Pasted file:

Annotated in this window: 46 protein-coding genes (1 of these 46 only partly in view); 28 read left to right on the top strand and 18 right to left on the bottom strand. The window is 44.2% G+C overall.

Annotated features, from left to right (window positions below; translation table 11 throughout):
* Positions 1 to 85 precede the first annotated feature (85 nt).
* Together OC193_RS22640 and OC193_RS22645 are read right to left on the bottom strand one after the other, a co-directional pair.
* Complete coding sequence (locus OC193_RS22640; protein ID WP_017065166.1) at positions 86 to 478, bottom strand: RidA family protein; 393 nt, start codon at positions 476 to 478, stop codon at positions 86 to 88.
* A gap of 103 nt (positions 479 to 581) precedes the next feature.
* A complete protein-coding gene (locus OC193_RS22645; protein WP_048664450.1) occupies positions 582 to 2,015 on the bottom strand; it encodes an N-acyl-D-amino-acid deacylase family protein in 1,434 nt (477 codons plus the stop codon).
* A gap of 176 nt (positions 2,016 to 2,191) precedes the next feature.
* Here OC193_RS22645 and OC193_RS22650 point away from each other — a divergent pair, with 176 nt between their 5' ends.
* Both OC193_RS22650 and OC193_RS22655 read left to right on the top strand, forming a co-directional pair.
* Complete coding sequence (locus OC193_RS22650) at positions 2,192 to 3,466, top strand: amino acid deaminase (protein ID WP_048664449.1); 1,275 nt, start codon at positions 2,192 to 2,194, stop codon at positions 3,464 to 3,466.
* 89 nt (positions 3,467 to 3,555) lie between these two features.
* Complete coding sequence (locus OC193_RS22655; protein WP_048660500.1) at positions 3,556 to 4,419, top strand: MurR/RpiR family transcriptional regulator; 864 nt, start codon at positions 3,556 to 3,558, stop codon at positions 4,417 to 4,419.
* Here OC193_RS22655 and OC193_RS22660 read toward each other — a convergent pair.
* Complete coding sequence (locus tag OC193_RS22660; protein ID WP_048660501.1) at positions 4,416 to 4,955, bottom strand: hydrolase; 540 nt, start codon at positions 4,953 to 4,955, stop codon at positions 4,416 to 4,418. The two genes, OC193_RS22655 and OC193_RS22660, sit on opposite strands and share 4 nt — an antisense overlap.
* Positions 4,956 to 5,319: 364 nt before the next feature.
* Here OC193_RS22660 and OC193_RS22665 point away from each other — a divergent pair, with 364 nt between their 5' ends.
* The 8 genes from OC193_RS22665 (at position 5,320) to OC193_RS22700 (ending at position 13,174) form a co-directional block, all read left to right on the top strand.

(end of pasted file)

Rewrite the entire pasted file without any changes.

Annotated in this window: 46 protein-coding genes (1 of these 46 only partly in view); 28 read left to right on the top strand and 18 right to left on the bottom strand. The window is 44.2% G+C overall.

Annotated features, from left to right (window positions below; translation table 11 throughout):
* Positions 1 to 85 precede the first annotated feature (85 nt).
* Together OC193_RS22640 and OC193_RS22645 are read right to left on the bottom strand one after the other, a co-directional pair.
* Complete coding sequence (locus OC193_RS22640; protein ID WP_017065166.1) at positions 86 to 478, bottom strand: RidA family protein; 393 nt, start codon at positions 476 to 478, stop codon at positions 86 to 88.
* A gap of 103 nt (positions 479 to 581) precedes the next feature.
* A complete protein-coding gene (locus OC193_RS22645; protein WP_048664450.1) occupies positions 582 to 2,015 on the bottom strand; it encodes an N-acyl-D-amino-acid deacylase family protein in 1,434 nt (477 codons plus the stop codon).
* A gap of 176 nt (positions 2,016 to 2,191) precedes the next feature.
* Here OC193_RS22645 and OC193_RS22650 point away from each other — a divergent pair, with 176 nt between their 5' ends.
* Both OC193_RS22650 and OC193_RS22655 read left to right on the top strand, forming a co-directional pair.
* Complete coding sequence (locus OC193_RS22650) at positions 2,192 to 3,466, top strand: amino acid deaminase (protein ID WP_048664449.1); 1,275 nt, start codon at positions 2,192 to 2,194, stop codon at positions 3,464 to 3,466.
* 89 nt (positions 3,467 to 3,555) lie between these two features.
* Complete coding sequence (locus OC193_RS22655; protein WP_048660500.1) at positions 3,556 to 4,419, top strand: MurR/RpiR family transcriptional regulator; 864 nt, start codon at positions 3,556 to 3,558, stop codon at positions 4,417 to 4,419.
* Here OC193_RS22655 and OC193_RS22660 read toward each other — a convergent pair.
* Complete coding sequence (locus tag OC193_RS22660; protein ID WP_048660501.1) at positions 4,416 to 4,955, bottom strand: hydrolase; 540 nt, start codon at positions 4,953 to 4,955, stop codon at positions 4,416 to 4,418. The two genes, OC193_RS22655 and OC193_RS22660, sit on opposite strands and share 4 nt — an antisense overlap.
* Positions 4,956 to 5,319: 364 nt before the next feature.
* Here OC193_RS22660 and OC193_RS22665 point away from each other — a divergent pair, with 364 nt between their 5' ends.
* The 8 genes from OC193_RS22665 (at position 5,320) to OC193_RS22700 (ending at position 13,174) form a co-directional block, all read left to right on the top strand.